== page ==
These sorts of things happen to me all the time; I’m used to it.

Indian Arm from RCB

I ran for the skytrain at Metrotown and got caught in the doors while they closed. Usually they open again when things get caught in them but this time they didn’t. I managed to force myself in but the doors closed tight around the strap of my messenger bag and would not let go.

I stood there for a moment in disbelief as the train began to move. The wind picked up the bag and it began to flap around while I held onto the straps so it wouldn’t fly away.

People were whispering to each other that my bag was stuck on the outside of the train. I took the time to turn around and introduce myself to the people in the car. I laughed self-consciously, announced that the next stop was Patterson Station and waited for the time to pass. Metrotown and Patterson are not very far apart but the distance felt huge.

Things were fine until my bag collided with the train going the other direction. There was a huge thump and one of my notebooks went flying off into the abyss. “Something fell out…” a man said. He then repeated it another two times. Maybe my “yes, I noticed, thanks,” was too calm and not enough acknowledgment for him.

Finally we made it to the station and I was able to pry my bag from the doors and assume a really nonchalant position.

When I got to class I surveyed the damage. A jar of beads had smashed inside and my clipboard was a little bent. It wasn’t until I started unpacking it that a bunch of beads began to fall out onto the floor through a brand new six inch long gash in the bottom. I needed to replace my bag anyways. Though given the placement of the large hole, if I’m careful about how I pack my bag it will probably last another 4-6 months.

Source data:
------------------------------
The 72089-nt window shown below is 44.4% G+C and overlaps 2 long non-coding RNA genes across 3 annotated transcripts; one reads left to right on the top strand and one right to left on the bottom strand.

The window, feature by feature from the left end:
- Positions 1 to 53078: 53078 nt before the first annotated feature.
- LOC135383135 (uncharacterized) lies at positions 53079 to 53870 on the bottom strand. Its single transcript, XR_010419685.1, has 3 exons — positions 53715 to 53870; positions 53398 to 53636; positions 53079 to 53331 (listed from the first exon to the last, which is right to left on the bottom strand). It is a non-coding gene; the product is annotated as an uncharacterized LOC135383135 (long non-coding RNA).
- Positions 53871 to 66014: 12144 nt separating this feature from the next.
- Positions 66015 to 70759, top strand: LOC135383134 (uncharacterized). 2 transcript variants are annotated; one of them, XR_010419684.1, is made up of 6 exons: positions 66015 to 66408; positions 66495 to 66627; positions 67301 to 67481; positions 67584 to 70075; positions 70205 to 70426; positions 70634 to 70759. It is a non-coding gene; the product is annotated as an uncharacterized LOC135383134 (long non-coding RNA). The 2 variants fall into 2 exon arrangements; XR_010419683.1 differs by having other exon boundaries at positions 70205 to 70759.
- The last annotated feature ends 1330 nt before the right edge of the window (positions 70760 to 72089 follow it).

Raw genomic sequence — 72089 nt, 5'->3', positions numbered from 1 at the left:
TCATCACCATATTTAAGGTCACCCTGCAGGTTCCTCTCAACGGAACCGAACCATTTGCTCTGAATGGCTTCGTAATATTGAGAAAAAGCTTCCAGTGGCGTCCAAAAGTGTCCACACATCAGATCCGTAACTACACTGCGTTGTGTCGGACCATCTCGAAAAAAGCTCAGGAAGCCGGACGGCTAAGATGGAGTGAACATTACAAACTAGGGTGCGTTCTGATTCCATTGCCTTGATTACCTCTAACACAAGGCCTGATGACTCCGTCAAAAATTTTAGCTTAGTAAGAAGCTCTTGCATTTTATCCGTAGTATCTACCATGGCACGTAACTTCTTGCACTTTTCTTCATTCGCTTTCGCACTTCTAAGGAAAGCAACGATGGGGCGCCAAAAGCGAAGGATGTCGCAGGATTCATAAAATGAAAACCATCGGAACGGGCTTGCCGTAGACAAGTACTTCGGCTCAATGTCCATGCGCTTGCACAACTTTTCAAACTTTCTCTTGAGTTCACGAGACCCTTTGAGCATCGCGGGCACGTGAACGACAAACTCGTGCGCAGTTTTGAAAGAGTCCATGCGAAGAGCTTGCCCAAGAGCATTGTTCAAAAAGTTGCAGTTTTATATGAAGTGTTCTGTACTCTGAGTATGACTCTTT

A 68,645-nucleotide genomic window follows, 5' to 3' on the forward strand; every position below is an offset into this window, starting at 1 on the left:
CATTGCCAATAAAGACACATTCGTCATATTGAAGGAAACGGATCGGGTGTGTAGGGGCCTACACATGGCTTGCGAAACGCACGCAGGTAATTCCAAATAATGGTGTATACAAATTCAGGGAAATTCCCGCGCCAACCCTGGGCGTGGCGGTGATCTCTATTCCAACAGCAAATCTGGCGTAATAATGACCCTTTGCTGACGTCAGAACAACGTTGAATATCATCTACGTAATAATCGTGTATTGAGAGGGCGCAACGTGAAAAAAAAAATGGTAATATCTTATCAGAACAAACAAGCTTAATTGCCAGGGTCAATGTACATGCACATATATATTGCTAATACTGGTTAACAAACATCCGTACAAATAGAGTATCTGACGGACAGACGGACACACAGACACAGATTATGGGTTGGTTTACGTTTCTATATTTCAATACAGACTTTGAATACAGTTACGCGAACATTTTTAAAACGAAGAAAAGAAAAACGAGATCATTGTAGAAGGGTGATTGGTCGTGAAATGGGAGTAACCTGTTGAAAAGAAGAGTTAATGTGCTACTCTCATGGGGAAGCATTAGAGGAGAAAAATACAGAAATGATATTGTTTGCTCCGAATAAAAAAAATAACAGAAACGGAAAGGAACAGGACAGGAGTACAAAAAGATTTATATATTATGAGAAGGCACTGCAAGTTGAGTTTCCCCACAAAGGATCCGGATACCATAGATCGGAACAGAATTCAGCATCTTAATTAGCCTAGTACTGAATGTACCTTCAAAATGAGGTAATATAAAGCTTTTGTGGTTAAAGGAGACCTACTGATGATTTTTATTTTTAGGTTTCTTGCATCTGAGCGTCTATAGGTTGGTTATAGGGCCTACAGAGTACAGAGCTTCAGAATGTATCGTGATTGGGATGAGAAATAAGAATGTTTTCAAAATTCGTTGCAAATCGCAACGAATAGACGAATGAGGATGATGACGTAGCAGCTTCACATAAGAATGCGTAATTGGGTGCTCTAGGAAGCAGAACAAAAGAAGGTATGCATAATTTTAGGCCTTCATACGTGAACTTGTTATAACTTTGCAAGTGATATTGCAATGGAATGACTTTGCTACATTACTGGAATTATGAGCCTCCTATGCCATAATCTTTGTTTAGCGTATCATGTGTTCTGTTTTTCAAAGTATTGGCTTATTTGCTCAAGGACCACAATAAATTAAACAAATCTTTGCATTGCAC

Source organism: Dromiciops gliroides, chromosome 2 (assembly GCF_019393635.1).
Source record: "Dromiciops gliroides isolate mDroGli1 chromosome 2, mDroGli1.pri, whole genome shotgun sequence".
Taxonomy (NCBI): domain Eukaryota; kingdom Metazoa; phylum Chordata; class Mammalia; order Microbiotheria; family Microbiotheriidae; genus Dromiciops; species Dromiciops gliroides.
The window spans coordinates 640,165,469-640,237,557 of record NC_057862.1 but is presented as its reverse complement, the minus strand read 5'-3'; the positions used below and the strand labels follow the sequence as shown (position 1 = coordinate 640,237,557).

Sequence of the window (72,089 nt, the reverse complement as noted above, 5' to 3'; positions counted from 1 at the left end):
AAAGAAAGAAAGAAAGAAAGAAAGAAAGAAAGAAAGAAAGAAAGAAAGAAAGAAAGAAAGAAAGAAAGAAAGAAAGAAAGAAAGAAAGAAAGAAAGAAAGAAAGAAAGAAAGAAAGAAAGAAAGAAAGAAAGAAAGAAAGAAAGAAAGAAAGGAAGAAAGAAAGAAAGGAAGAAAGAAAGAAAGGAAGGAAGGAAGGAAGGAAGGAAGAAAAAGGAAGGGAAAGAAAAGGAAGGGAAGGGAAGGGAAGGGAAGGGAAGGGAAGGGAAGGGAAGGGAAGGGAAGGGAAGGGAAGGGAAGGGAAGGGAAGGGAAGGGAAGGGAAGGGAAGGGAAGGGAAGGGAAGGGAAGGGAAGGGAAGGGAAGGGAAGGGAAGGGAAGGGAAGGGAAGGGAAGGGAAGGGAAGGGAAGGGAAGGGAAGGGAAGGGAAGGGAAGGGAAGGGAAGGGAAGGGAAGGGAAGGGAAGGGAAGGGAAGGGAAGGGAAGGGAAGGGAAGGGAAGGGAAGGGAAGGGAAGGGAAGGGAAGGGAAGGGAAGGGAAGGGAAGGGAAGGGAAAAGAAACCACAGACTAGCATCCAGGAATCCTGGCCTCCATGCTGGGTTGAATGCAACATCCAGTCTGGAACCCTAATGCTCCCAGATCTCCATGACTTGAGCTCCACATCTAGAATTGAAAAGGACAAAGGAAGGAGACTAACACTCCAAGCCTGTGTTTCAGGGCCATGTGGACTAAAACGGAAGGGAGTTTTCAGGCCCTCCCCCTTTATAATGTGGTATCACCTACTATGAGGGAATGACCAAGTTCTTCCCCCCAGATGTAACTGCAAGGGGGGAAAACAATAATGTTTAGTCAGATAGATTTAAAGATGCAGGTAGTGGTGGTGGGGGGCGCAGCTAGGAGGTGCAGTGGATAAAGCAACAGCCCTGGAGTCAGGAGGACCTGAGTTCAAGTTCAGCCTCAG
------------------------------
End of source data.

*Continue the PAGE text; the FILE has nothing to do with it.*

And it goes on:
It could have been worse. I could have lost my phone or my wallet. My computer or my camera could have been in there, but they weren’t. All the expensive and important things emerged unscathed.

But why my notebook? My notes and sketches were in that book and it left me lost. All through class I didn’t know what to do. My instructor kept asking me what I was working on and I didn’t have a good answer. I just filed the edges of a silver sheet flat, made a lot of dust. I’ve been a little spacey all day.

I went looking for my notebook afterward but I didn’t see it because it was very dark and the area between the two stations is full of bushes and ditches. In all likelihood the book is still up on the tracks somewhere. I doubt I will see it again.

4 Responses to “These sorts of things happen to me all the time; I’m used to it.”

  1. chris Says:

    I know I shouldn’t have laughed, but that was hilarious. I could picture you standing there all nonchalantly while your bag is popping against the train. Maybe it was a sign that you needed to start a new notebook?

  2. erin Says:

    It’s alright. I think it’s kind of funny too. No sense in getting upset about it.

  3. tammy Says:

    Okay, I am so sorry about your notebook. I completely sympathize with that out of sorts feeling and I hope you’re feeling more like yourself now.

    Now, having said that, DUDE! Best Skytrain story ever! I love how calm, cool, and collected you were. Your my hero.

  4. Best transit story ever « so now what? Says:

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